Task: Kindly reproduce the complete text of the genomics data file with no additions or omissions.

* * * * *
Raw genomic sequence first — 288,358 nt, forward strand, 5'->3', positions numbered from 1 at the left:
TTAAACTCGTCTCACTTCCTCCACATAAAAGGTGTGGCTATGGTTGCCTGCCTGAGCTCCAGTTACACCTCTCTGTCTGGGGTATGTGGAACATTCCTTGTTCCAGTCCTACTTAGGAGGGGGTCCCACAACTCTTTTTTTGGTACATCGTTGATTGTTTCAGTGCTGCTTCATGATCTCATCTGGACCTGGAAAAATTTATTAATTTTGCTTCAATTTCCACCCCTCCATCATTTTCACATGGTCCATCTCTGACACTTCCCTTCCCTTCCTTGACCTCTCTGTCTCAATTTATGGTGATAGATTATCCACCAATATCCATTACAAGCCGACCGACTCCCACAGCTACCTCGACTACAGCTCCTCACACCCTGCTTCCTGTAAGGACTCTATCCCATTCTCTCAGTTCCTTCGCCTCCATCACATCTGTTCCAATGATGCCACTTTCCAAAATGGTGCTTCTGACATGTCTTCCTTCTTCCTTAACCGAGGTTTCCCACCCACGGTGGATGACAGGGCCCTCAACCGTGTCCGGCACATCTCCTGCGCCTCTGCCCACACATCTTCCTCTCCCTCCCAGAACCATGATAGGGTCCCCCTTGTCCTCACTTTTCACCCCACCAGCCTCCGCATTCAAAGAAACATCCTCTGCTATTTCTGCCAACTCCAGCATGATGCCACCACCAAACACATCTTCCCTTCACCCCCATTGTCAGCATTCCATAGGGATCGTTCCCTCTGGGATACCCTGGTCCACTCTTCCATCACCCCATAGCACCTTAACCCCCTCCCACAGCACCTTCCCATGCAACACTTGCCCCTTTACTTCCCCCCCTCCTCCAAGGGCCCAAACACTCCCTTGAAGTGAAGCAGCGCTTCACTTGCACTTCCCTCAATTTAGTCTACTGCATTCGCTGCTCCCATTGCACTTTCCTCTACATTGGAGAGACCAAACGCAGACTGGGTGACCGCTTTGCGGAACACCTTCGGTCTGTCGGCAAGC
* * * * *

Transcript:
Raw genomic sequence first — 288,358 nt, forward strand, 5'->3', positions numbered from 1 at the left:
TTAAACTCGTCTCACTTCCTCCACATAAAAGGTGTGGCTATGGTTGCCTGCCTGAGCTCCAGTTACACCTCTCTGTCTGGGGTATGTGGAACATTCCTTGTTCCAGTCCTACTTAGGAGGGGGTCCCACAACTCTTTTTTTGGTACATCGTTGATTGTTTCAGTGCTGCTTCATGATCTCATCTGGACCTGGAAAAATTTATTAATTTTGCTTCAATTTCCACCCCTCCATCATTTTCACATGGTCCATCTCTGACACTTCCCTTCCCTTCCTTGACCTCTCTGTCTCAATTTATGGTGATAGATTATCCACCAATATCCATTACAAGCCGACCGACTCCCACAGCTACCTCGACTACAGCTCCTCACACCCTGCTTCCTGTAAGGACTCTATCCCATTCTCTCAGTTCCTTCGCCTCCATCACATCTGTTCCAATGATGCCACTTTCCAAAATGGTGCTTCTGACATGTCTTCCTTCTTCCTTAACCGAGGTTTCCCACCCACGGTGGATGACAGGGCCCTCAACCGTGTCCGGCACATCTCCTGCGCCTCTGCCCACACATCTTCCTCTCCCTCCCAGAACCATGATAGGGTCCCCCTTGTCCTCACTTTTCACCCCACCAGCCTCCGCATTCAAAGAAACATCCTCTGCTATTTCTGCCAACTCCAGCATGATGCCACCACCAAACACATCTTCCCTTCACCCCCATTGTCAGCATTCCATAGGGATCGTTCCCTCTGGGATACCCTGGTCCACTCTTCCATCACCCCATAGCACCTTAACCCCCTCCCACAGCACCTTCCCATGCAACACTTGCCCCTTTACTTCCCCCCCTCCTCCAAGGGCCCAAACACTCCCTTGAAGTGAAGCAGCGCTTCACTTGCACTTCCCTCAATTTAGTCTACTGCATTCGCTGCTCCCATTGCACTTTCCTCTACATTGGAGAGACCAAACGCAGACTGGGTGACCGCTTTGCGGAACACCTTCGGTCTGTCGGCAAGC